For this Friday, we look at whether there is a future for the humble ACH transaction to encompass billing and invoicing. Also, an infographic analysis of the massive 2023 profit (and debt load) of behemoth JPMC.
1. Making ACH more valuable
Ayo Kunle, Cash App veteran, looks at the potential for ACH to disrupt the billing industry
Over the last 2 decades, payment innovations first optimized speed, and now cost Roughly speaking, innovations in payments over the last 2 decades optimized speed.
These innovations have sometimes traversed only the messaging layer, sometimes the moneymovement layer, and sometimes both, but the objective has been to ensure that the recipient of funds has access and is able to use their funds earlier than previously possible.
Many payments have actually a wealth of metadata that “wants” to be communicated along with the payment.
For example, when companies are paying vendors or suppliers, itemized invoices are typically exchanged over email, and payment is executed by ACH, check, or wire.
For healthcare claims in the US, payments are typically via ACH or check, and claims data is typically via 835/837 files. In consumer payments, receipts are exchanged via text, email, physical paper or your app, but payment is executed by card (or paypal or whatever payment network the consumer chooses). The opportunity here, if the messaging layer had more bandwidth, is to include the metadata inside the payment instructions directly. There’s a variety of benefits to doing this. Among others . . .
- You could authorize directly on specific items, rather than on the whole payment
- You could automatically reconcile payments against their purpose, rather than relying on parallel systems to do so
- You could explicitly include post-payment context (eg this payment is HSA/FSA eligible, this payment is eligible as a childcare savings payment, 30% of this payment is a tax deductible business expense in category X, etc)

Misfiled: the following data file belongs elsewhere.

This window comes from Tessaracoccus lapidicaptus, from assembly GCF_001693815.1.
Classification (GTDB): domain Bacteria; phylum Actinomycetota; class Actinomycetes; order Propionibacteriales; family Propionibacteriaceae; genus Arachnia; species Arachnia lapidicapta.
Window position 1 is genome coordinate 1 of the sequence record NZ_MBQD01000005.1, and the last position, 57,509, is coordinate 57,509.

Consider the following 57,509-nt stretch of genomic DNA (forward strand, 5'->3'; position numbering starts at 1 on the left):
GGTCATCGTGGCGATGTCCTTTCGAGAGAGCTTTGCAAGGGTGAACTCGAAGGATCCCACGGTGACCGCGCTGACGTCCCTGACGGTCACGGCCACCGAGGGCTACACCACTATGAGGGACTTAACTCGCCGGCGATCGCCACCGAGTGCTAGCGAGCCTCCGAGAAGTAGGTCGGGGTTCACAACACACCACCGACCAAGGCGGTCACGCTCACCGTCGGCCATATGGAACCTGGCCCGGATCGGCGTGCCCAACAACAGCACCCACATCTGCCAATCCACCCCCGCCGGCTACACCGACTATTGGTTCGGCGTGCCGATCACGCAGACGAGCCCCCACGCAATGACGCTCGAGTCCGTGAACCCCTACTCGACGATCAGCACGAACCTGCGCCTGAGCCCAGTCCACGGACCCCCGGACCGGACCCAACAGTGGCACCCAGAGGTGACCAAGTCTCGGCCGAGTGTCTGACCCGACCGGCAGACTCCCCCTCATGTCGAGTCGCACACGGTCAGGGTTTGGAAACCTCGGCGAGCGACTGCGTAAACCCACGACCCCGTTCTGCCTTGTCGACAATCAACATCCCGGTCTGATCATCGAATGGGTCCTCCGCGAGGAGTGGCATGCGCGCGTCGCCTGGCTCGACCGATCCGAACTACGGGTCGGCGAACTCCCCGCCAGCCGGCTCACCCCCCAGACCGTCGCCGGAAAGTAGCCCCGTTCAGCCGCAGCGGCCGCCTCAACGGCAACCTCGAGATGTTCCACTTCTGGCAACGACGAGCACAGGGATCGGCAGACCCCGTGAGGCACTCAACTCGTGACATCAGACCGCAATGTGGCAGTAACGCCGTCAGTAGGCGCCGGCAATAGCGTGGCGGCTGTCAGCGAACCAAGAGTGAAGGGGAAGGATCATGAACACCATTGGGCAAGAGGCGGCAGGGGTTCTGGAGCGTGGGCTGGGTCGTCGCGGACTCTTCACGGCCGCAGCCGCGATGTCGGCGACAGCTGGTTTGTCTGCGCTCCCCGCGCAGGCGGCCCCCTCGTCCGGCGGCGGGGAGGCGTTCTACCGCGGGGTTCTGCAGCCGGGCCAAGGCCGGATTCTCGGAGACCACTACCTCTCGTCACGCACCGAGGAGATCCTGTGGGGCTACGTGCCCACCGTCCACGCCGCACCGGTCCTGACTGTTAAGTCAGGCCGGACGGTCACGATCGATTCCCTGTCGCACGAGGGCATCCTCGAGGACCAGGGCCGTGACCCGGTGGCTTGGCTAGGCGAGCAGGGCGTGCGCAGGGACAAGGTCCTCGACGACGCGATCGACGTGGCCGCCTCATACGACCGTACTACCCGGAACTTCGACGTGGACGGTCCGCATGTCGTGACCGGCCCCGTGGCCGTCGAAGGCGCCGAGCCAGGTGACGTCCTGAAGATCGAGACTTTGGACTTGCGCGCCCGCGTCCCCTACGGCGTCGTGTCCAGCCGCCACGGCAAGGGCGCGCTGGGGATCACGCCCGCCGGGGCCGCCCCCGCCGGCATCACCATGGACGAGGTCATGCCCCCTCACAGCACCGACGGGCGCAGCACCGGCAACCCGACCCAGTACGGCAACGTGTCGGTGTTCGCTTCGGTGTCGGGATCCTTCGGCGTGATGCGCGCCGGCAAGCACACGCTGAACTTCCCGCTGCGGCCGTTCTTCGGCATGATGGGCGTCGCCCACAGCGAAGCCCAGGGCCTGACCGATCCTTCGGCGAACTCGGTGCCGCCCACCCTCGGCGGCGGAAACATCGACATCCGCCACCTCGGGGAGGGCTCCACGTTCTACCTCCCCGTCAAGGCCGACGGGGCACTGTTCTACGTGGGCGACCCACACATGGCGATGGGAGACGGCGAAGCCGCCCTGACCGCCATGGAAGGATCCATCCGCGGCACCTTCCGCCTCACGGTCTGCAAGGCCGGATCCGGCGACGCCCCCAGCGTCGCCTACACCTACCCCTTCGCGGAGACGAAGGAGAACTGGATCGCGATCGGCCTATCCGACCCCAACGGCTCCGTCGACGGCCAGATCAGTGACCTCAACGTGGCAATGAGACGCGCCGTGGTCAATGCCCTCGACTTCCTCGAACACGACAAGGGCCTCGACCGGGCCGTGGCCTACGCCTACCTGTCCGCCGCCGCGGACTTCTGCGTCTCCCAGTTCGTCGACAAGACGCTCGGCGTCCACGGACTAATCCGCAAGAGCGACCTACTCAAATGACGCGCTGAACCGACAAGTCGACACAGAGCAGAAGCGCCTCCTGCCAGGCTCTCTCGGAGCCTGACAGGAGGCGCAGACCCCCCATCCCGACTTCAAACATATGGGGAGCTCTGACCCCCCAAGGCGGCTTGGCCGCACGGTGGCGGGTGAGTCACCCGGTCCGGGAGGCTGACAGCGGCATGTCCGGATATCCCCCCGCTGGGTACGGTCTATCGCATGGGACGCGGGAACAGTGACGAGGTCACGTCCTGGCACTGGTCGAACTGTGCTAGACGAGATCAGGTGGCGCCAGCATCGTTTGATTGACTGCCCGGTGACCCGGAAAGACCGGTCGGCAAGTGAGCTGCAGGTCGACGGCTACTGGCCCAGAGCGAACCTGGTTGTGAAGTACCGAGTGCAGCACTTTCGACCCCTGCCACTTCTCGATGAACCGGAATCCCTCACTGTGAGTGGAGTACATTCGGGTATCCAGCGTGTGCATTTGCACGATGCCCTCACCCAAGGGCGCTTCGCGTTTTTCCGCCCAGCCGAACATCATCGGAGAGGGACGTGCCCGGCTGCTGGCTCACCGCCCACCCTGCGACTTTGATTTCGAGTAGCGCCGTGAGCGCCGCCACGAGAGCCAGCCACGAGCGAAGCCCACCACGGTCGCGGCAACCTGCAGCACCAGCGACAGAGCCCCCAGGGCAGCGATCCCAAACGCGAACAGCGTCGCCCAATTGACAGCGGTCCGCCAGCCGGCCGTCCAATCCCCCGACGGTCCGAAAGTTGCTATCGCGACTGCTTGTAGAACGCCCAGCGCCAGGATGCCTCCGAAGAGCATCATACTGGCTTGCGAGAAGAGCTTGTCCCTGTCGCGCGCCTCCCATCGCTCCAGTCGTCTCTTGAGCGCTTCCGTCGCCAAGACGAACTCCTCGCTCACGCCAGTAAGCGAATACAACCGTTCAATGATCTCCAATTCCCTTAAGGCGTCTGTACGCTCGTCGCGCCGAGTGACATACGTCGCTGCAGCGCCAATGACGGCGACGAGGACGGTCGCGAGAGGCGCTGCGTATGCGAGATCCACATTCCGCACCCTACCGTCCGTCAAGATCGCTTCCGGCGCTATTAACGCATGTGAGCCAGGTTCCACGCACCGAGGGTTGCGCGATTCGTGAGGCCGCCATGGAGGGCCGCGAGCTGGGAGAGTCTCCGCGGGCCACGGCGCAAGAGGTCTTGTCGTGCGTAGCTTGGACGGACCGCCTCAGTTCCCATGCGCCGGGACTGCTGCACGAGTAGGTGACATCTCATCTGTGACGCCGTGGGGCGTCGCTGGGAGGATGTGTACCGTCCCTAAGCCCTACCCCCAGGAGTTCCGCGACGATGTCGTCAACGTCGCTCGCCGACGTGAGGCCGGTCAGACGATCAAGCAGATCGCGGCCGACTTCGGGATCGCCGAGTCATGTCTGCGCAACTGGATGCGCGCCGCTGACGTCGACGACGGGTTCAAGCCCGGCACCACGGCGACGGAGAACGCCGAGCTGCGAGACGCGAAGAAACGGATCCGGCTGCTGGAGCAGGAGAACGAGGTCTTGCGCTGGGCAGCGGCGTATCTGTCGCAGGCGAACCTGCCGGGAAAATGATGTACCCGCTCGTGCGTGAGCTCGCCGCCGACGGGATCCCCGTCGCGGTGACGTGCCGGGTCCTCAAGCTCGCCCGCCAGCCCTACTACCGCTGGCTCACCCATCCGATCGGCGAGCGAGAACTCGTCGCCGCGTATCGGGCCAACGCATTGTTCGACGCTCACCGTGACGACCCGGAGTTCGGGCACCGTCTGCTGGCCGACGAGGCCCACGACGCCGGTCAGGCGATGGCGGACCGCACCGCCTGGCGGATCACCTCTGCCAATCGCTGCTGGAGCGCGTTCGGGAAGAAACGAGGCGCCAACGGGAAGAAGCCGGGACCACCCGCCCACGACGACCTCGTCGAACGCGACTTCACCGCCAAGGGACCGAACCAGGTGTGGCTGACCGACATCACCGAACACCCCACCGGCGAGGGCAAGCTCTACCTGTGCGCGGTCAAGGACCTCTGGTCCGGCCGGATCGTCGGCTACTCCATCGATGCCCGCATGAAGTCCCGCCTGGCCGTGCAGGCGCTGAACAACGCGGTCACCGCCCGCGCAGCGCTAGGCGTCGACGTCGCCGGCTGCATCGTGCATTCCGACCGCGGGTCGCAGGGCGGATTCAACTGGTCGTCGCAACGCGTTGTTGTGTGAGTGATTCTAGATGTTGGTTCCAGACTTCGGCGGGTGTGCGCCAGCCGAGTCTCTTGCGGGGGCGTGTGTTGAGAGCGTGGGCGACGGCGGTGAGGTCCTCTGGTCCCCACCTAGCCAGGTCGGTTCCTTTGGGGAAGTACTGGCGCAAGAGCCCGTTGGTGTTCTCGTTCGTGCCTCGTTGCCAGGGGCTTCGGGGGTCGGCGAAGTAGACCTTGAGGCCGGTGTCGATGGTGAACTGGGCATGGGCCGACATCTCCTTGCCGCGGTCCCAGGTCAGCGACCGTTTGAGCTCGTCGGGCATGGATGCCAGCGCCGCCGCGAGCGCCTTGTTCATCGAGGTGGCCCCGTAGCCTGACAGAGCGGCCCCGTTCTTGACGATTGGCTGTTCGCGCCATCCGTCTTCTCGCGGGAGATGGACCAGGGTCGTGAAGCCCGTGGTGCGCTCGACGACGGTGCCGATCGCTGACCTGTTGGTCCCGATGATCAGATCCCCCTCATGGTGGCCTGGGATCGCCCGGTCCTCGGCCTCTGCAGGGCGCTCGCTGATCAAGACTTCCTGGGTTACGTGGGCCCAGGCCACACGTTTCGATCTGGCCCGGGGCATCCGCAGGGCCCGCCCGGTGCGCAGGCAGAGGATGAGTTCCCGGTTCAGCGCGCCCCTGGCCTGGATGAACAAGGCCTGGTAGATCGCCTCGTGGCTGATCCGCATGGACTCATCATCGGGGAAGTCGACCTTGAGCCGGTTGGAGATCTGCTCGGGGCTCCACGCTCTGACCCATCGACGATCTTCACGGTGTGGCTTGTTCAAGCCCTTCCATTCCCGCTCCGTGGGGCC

More on the idea, and who would need to be involved in the whole article. However, the concept of moving adjacent to the movement of money is compelling. Look at Autobooks.co, which provides simple invoicing and payment management for small businesses as an add-on to their banking account. Simplifying the life and reducing costs of the small businesses that are overrepresented in community banking is a potential for significant growth and stickier customer relationships.
2. JPMC’s record year
David Hollerith of Yahoo Finance reports:
The largest lender in the US reported Friday that it raked in a record $49.6 billion in annual net income, the most ever in the history of the American banking industry. And it happened during a year that was the scariest for the industry since the financial crisis of 2008.
That result — buoyed by better loan margins and the acquisition of failed regional lender First Republic — was 31% better than its bottom line in 2022.
It blew away all rivals. JPMorgan’s annual net income surpassed Bank of America by $23 billion, Wells Fargo by $30 billion and Citigroup by $40 billion.
A related analysis from Business Financing takes a look at the global bond market, including the largest debt loads by country and industry. JPMC here as well takes center stage:
And that is it for this Friday. A great take from Moneyball, The Blind Side, and The Big Short author Michael Lewis, “Don’t Eat Fortune’s Cookie.”.
One last thing, we’re launching a new podcast by and for Community Banking Leaders. It’s called Behind the Vault: Conversations with Customer-Driven Bankers. If you or someone at your institution would like to be highlighted and share your story, apply here -> podcast.mindspaninc.com/podcast-guest.
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